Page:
Abilene Reporter News, November 22, 1970

Abilene Reporter News

November 22, 1970

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Issue date: Sunday, November 22, 1970

Pages available: 172

Previous edition: Saturday, November 21, 1970

Next edition: Monday, November 23, 1970

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Publication name: Abilene Reporter News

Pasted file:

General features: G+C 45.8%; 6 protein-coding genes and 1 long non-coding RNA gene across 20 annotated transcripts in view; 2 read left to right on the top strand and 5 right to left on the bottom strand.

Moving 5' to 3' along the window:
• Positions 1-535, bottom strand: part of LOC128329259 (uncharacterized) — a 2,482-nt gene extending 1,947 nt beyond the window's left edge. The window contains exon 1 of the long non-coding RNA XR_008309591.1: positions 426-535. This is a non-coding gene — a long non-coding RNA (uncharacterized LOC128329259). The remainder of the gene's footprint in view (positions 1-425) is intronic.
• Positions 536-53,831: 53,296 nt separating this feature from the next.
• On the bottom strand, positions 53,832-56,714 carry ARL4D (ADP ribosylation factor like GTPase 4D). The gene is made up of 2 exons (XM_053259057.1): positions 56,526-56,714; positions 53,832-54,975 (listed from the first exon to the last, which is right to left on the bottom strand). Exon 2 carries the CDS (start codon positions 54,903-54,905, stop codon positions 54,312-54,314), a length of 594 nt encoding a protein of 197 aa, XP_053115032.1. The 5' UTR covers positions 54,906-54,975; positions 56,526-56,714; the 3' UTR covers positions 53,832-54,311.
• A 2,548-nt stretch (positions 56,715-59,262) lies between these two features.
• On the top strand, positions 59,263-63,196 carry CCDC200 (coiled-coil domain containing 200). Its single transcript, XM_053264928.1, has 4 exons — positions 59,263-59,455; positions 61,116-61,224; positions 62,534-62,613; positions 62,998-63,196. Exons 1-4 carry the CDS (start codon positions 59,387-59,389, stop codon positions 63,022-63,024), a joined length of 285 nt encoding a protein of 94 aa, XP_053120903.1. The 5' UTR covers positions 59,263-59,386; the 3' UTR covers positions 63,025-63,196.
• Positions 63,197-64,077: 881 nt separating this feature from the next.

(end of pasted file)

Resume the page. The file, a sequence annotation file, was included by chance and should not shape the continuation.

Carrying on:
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Abilene Reporter-News, The (Newspaper) - November 22, 1970, Abilene, Texas Howard P, 55 I McMurry 22 W, Falls 24 Tex. Tech 17 TCU 23 Baylor 28 Oklahoma State 27 Southern III Slate 20 Michigan Dame 3 LSU 49 Air Force la. Stale 36 Iowa State 27 WITHOUT OR WITH OFFENSE TO FRIENDS OR FOES WE SKETCH YOUR WORLD EXACTLY AS IT COTH YEAR, NO. 162 PHONE 6734271 ABILENE, TEXAS. 79604, SUNDAY MORNING, NOVEMBER 22, EIGHTY-FOUR PAGES IN SEVEN SECTIONS IQc 25c SUNDAY Auociattd Prut U.S. Bombs N.Vietnam (AP) Scores of U.S. warplanes raided North Vietnamese missile and antiaircraft sites in the heaviest American bombing in (he North In seven months, the Pentagon said Saturday. Defense Department officials acknowledged that U.S. pilots would lake advantage of two days of raids that started Fri- day to bomb supply dumps and ammunition storage areas In the vicinity of their antiaircraft targets. Defense Secretary Melvin R, Laird said the raids were in re- taliation for North Vietnamese attacks against unarmed U.S. reconnaissance planes and were to end at 5 p.m. CST Saturday. But Pentagon officials said they could not confirm Saturday night that the bombing had halt- ed. They awaited detailed post- bombing una- vailable until making further statements. Air Force and carrier-based Navy planes, apparently strik- ing in a series of heavy attacks, ranged in waves over North Vietnam's southern panhandle during the raids. The bombing strikes came as North Vietnam prepared the movement of a heavy backlog of war supplies to South Vietnam, southern Laos and Cambodia for use during the coming dry season. As was the case during the last big "protective reaction" raids in North Vietnam in May, Pentagon officials acknowl- edged that the latest raid opened up the opportunity for destroying some military supply "targets of opportunity" In the area of the retaliatory strikes. "Nobody will be very upset if our pilots knock out supply trucks they may spot while car- rying out the 'protective reac- tion' strike." In a radio broadcast from Ha- noi, the North Vietnamese gov- ernment called the attacks "an extremely serious act of war." And in Paris the Communist ne- gotiators hinted at boycotting the peace talks in protest against the bombing. Laird mentioned no losses of U. S. planes in the strikes but the North Vietnamese in Paris said five were shot down. Laird denied Hanoi's claim that U. S. warplanes struck close to the port of Haiphong. Describing them as "limited-du- ration protective reaction air the defense chief said they were limited to the area See BOMBvS, Pg. 2-A Paris Peace Talks PARIS (AP) North Vietnamese held open Saturday the possi- bility of at least a temporary boycott of the Paris peace talks because of new U.S. air raids on North Vietnam. And a North Vietnamese spokesman made it clear that antiair- craft and missile batteries will continue firing at any American planes which enter North Vietnamese air space. The North Vietnamese delegation to the stalemated peace talks called a news conference to denounce the raids, which U.S Secretary of Defense Melvin R. Laird said were to hit North Vietnamese batteries response to attacks on our unarmed reconnaissance aircraft." Newsmen attempted several times to extract from the delegation spokesman, Nguyen Thanh Le, a dear statement on whether Hanoi would pull out of the talks or whether it would fail to turn-up at the 93rd session scheduled for Wednesday. At one point, Le said: "If the United States continues its acts of war against the DRV (Democratic Republic of Vietnam) the people and the armed forces of Vietnam will resolutely punish these acts of war as deserved. And the government will take appropriate ac- tion against this." To another question as to whether the Hanoi delegation would show up for next Wednesday's conference session, Le said: "Wait and see." Earlier, the North Vietnamese delegation issued a statement say- ing the bombings "gravely affect the Paris conference on Vietnam." this was echoed a half dozen Umes during the news conference. MANSFIELD, MUSK1E, McGOVERN Senators Criticize Raids Look and listen at new center Abilenian Becky Canada was one of a large crowd of West Texaris who Saturday afternoon turned out for a look and a listen at the new Abilene Civic Cen- ter during a formal opening ceremony followed by an open house. The group Becky Is hearing, ttie Citizens from First Baptist Church here, was one of several playing during the afternoon. See story Page 5-A. (Staff Photo by John Best) Kidnaper Cornered, Shot COVINGTON, Va. (AP) A heavily antied Ohio prison paro- lee was trapped and sliot to death by authorities Saturday, ending a three- stale chase dur- ing which he took five hostages and left two policemen hand- cuffed to a church sink. Police said James Edward ICelley, 42, was spotted by state troopers in a stolen car about 14 miles from here. He held Mrs. Thomas Ayers of the nearby Callaghan area and her daugh- ter Donna, 16, hostage. Three other hostages were released earlier, unharmed. Kelley saw that he had been spotted, police said, he drove the car off the road and fried to flee on foot, using Mrs. Ayers as a shield against police. Officers said Donna managed to escape as Kelley ran into a w.ooded area nearby, but was wounded in the hand during an exchange of gunfire between the el-convict and police. Kelley, armed with at least three guns he had taken from the Ohio policemen, fired sever- al shots, police said, hitting a stale police car, but missing the officers inside. Although Kelley continued to try to use Mrs. Ayers as a shield, police said Forrest W. Hanks, the county game war- den, managed to fire and hit the parolee in Ihe head, killing him. Doctors said Mrs. Ayers was unharmed except for scrapes and bruises. Donna was hospi- talized for treatment of the hand wound. The chase began Thursday In TODAY'S NEWS INDEX Abilene will be the center of two High School football play- offs thii weekend. Starting Friday night, Iowa Park, No, 1 Clan AA team in the state, takei on Clifton at p.m. in regional action. Then Saturday Odessa Permian brings its District 5-AAAA champions to Shot-wed Stadium for a region- al battle with undefeated Arlington. Permian is off a 22- 19 upset of No. 1 ranked Wichita Falls. For other playoff eon- tests see Page 2-D. Abilen. Evert! 12C Amuumentl..........10-13C Astrology SB Auxin Notebook.........12A ferry's World.............SB liC Brida..................IOC BuiinM Week 4B Clanitied.............7-12D Croiiword Puzxls.......... 6B Editorial! IF farm 9B Hotpitol Poiknti..........6A Morfceti............. 10-118 Moon Sotiti (B Obiluirin 4A Oil 13A Retard Rntow........... 11C Sportt.............. IF Thli Work In W.tt Tw.i 81 Te Your Good Htflirt......SB TV Tab............Section E Wonwn'i Newi..........T-9C a Cleveland suburb. Police Sgt. Ronald Baracz, 34, said he no- ticed a tag violation on Kelley's car and started to radio head- quarters. He said Kelley pulled a pistol and forced him to drive to Edinboro, Pa., then turned back to Ohio. They traveled in Kelley's car. The officer quoted Kelley as saying he had spent "enough of his life in the penitentiary and just didn't want to go back." Police began a search after finding Baracz' abandoned pa- trol car. When Keliey's car broke down in Bayard, Ohio, he took the policeman into a church and handcuffed him to a sink. He abducted another policeman in his cruiser outside a restau- rant in nearby Minerva and took him to the sink. Kelley was released last month from the ChMcothe Cor- rect tonal Institute after serving part of a 7 to 35-year sentence for breaking and entering, car- rying a concealed weapon and shooting to wound. WASHINGTON (AP) Sen- ate Democratic Leader Mike Mansfield and two likely Senate contenders for the 1972 Demo- cratic presidential nomination criticized Saturday U.S. bomb- ings raids on North Vietnam Sen. Edmund S. Muskie of Maine, one possible contender, said the raids "can only dim prospects for peace in Indochi- na" and their net effect "Is like- ly to be more fighting and kill- ing, not less." He said they im- plied "renewed reliance on mili- tary pressure" to force a peace settlement Sen. George Me Govern of South Dakota, another likely Democratic presidential hope- ful, called the U.S. air raids al- most beyond belief. Mansfield said the attacks on North Vietnamese targets mean a resurgence of activity that could delay settlement of the war. Republican Sen. Mark 0. Hat- field of Oregon said he Is con- cerned that the bombing "could jeopardize chances for success- ful negotiations." "This is a type of renewed in- Mansfield said In an interview. "No matter how you look at it, it means a resur- gence of activity, a renewed in- volvement, and possibly a delay in the settlement." Mansfield said he thinks the raids will retard, but not elimi- nate, prospects for a negotiated settlement of the conflict. He said there remain solid grounds for negotiation, and "these things take time." But he also said the U.S. ac- tion, in Vietnam, Laos and Cam- bodia, is evidence that despite U.S. troop withdrawals "we are still Involved In a very signifi- cant way in all of In do China "The bomhing has been stepped up in Laos on the trail, continued in Cambodia, and now resumed in Mans- field said. McGovern Issued a statement criticizing the raids, and saying no good will come at them. "Considering the tragic and costly failure of earlier years of such bombing attacks, U is sheer folly to believe that any- thing can be accomplished by renewing he said. 'Hostile' Trawler Sunk by U.S. Navy SAIGON (AP) American vessels sank a hostile trawler presumed to be North Viet- namese in a gun battle on the high seas as the trawler at- tempted to infiltrate South Viet- nam, the Navy announced Sun- day. It was the first such incident since February 1968, the Navy said. U.S. Navy search planes and South Vietnamese Navy boats WEATHER U. S. DEPARTMENT Of COMMCRC! National WMItitr (WealMr Mtp Pg. 5-A) ABILENE AND VICINITY radius) parUy cloudy and mucri coklw Sunday afternoon. Sunday night and Monday. Cold with tamp0caturefl dropping rnfo the Sunday tvcnlng and dropping to 25 by Monday morning. High Sunday will be 75. low Sunday night 25, nigh Monday SO. Winds will Kuttierly Sunday morning iWfting to norttwrly IS to 20 tnpn Sunday evening. TEMPERATURES lalurday a.m. Saturday p.m. il n 51 73 74 75 72 W M 64 a W Hlah end low for M-houre eodlna 10 p.m.: 74 and 50. High and low same date last year: and 37. Survsel 1 851 nlghl: tunrlsa today: sunset tonight Barometer reaoTng at 10 p.m.: I8.M. Humidity at 10 p.m. 6! per cent. 51 S3 S3 55 59 70 are searching for survivors of the trawler in the South China Sea about 75 miles south of Sai- gon. "There was no Indication what the trawler had aboard, but obviously It was trying to bring in some war a Navy spokesman said. He said the U.S. Navy mine- sweeper Endurance suffered su- perficial damaga in an ex- change of gunfire. There were no casualties aboard the Endur- ance or the twd U.S. Coast Guard cutters that took part in the battle, the Rush and the Sherman. The spokesman reported ths trawler sank less than six miles from South Vietnam's southeast- ern coastline in the Mekong River delta. "The minesweeper U.S. En- durance challenged the enemy trawler less than 12 miles from the coast of the Republic of Viet- nam shortly before midnight Saturday but received no ac- a Navy com- iiiunJtfUO said. "When the trawler attempted to evade, the minesweeper fired two warning shots across its bow using her 20mm cannon. The trawler and the Endurance then exchanged volleys of gun- fire and the trawler attempted to ram the minesweeper. How Well Do Juries Balance Scale of Justice? By JON STANDEFER Reporter-News Staff Writer Just last year, a jury here convicted a 21- year-old man for possession of marijuana, rejected his request for probation and sent him to the pen for 10 years. Shortly thereafter, another jury convicted another young man for the same offense, but he got a relatively light wrist-slap sentence of two years on probation. Just two years ago, a quartet of young men robbed a service station at gunpoint, temporarily abducting the station operator's wife in the process. Three got terms ot seven years probated; the other got eight years. But last month a 23 year- old held up a drive-in grocery, made off with ?40, was arrested, convicted and given 25 years in the pen. The gap In sentences shows up, top, in murders: The terms for murder convictions here in just the past two years range from five years probation all the way up to life in Ihe penitentiary. THE QUESTION HERE Is twofold; (1) do these sentences, and hundreds of others like torn, accurately reflect Uw imrity ot One youth gets a probat- ed term on a drug charge, while another gets It years in the pen. Do the sen- fences reflect a difference in or a difference in juries? In a series start- ing today and continuing Monday and Tuesday af- ternoon, staff writer Jon Siandefer examines the problem of disparity and proposed measures to counteract it. STANDEFER crime and the nature of the Individual Involved, or is there an uneven application of the law; and (2) if there Is a disparity In sentencing, what are the causes for and what are possible cures? The best answer to the first and it Is only an educated guess Is that there are, in fact, uneven sentences meted out; that, even taking into consideration the differences in etch ewe, many times the sentence U o< ftlrmM, both in lerms of the individual himself and relative to the other, similar cases. At the same time, however, most judges and lawyers retain enormous faith in the Jury system, and many oppose, with varying degrees of reaction, any tampering with It. "There's been in the past few years an attack on the whole jury says Abilene attorney Chuck Erwin, "and while it's not perfect, it's the least fallible system we can have." DISPARITY WEARS two faces: that of the law, and that of the punishing authority, whether judge or jury. It is the law in this state that sets a minimum prison term of robbery by assault not necessarily while using a weapon of five years, and at the same time scls the minimum sentence for murder at two years. And It Is the law that sets a maximum term of five years for murder without rnallce, 10 years for theft of a horse, and life for first-offense possession of marijuana. On the other hand, It la also, disparity of when one jury decides one nun is of murder without for killing his wife, and sets a sentence of five years, while another jury decides that another man is guilty ot murder with malice in the slaying of his lover, and gives him 40 years. Whether the disparity is justified is, of course, the real question pertaining to jury sentencing. "It boils down to a matter of says attorney Bill Thomas, a former district attorney here. "And choosing the jury is often the most important part of a trial. People's backgrounds are all different, and their religion, where they live a lot of things go into it, and that's why every jury is different." Besides the possibility of being "out- Thomas sees other factors weighing on the the defendant looks (and how his lawyer the personalities of (he prosecuting and defense attorneys, and even Ihe nature of the case: "I MUST HAVE prosecuted hundreds of bootlegging cases while I wns he says, "and there were guys getting as much as four years in the pen plus a fine of that's because there'i bias against drinking around "And another Thomas says, "many times a man doesnt get burned for what he did, but for something else, or for his associations or for lying. A jury will feel sorry for you, but they'll hang you for lying that's about the worst thing you can do around our part of the country, and if a Jury thinks you've lied to 'em, they'll find you guilty even If they don't think you did it." Davis Scarborough makes a point with the case of Candy Barr, famed stripper who was sent to the pen on a marijuana charge. SCARBOROUGH, current patriarch of a noted Abilene legal family, says "Candy Bart wasn't sent to the pen for 15 years because she had one marijuana cigarette stuck in her bra; she was sent there for shooting her husband through a door a charge for which a previous grand Jury had not seen fit to indict her." IMth District Judge Nell Daniel agrees that "the relative strength and veaknesaes of the defendant and trial counsel" have a lot to do with a verdict, "They all depend on Uw personalities to ALL, Pg. t-A ;